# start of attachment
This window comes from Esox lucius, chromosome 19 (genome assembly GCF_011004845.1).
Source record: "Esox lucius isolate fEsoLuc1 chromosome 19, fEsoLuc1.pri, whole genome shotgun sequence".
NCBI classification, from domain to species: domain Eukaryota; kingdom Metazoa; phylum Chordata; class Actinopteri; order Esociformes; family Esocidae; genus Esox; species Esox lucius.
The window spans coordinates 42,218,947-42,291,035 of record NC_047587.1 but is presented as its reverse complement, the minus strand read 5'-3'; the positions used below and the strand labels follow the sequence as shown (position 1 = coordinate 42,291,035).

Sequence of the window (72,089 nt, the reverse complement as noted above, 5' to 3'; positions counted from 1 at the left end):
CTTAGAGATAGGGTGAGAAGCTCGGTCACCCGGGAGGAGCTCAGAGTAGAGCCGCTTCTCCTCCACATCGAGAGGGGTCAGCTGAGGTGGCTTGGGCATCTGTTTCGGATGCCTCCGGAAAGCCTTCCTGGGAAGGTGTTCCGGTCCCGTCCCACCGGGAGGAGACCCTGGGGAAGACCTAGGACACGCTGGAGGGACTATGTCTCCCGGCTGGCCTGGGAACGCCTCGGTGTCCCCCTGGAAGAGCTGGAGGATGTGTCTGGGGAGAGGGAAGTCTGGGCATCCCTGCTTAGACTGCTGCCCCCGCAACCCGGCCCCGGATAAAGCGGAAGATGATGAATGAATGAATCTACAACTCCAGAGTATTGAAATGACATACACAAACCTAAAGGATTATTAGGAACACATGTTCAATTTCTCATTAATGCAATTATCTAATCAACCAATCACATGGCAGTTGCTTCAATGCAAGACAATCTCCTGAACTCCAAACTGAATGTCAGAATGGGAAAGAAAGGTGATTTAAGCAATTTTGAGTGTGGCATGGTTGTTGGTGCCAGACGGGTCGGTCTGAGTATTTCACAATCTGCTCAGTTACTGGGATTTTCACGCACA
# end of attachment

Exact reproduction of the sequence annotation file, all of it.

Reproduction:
This window comes from Esox lucius, chromosome 19 (genome assembly GCF_011004845.1).
Source record: "Esox lucius isolate fEsoLuc1 chromosome 19, fEsoLuc1.pri, whole genome shotgun sequence".
NCBI classification, from domain to species: domain Eukaryota; kingdom Metazoa; phylum Chordata; class Actinopteri; order Esociformes; family Esocidae; genus Esox; species Esox lucius.
The window spans coordinates 42,218,947-42,291,035 of record NC_047587.1 but is presented as its reverse complement, the minus strand read 5'-3'; the positions used below and the strand labels follow the sequence as shown (position 1 = coordinate 42,291,035).

Sequence of the window (72,089 nt, the reverse complement as noted above, 5' to 3'; positions counted from 1 at the left end):
CTTAGAGATAGGGTGAGAAGCTCGGTCACCCGGGAGGAGCTCAGAGTAGAGCCGCTTCTCCTCCACATCGAGAGGGGTCAGCTGAGGTGGCTTGGGCATCTGTTTCGGATGCCTCCGGAAAGCCTTCCTGGGAAGGTGTTCCGGTCCCGTCCCACCGGGAGGAGACCCTGGGGAAGACCTAGGACACGCTGGAGGGACTATGTCTCCCGGCTGGCCTGGGAACGCCTCGGTGTCCCCCTGGAAGAGCTGGAGGATGTGTCTGGGGAGAGGGAAGTCTGGGCATCCCTGCTTAGACTGCTGCCCCCGCAACCCGGCCCCGGATAAAGCGGAAGATGATGAATGAATGAATCTACAACTCCAGAGTATTGAAATGACATACACAAACCTAAAGGATTATTAGGAACACATGTTCAATTTCTCATTAATGCAATTATCTAATCAACCAATCACATGGCAGTTGCTTCAATGCAAGACAATCTCCTGAACTCCAAACTGAATGTCAGAATGGGAAAGAAAGGTGATTTAAGCAATTTTGAGTGTGGCATGGTTGTTGGTGCCAGACGGGTCGGTCTGAGTATTTCACAATCTGCTCAGTTACTGGGATTTTCACGCACA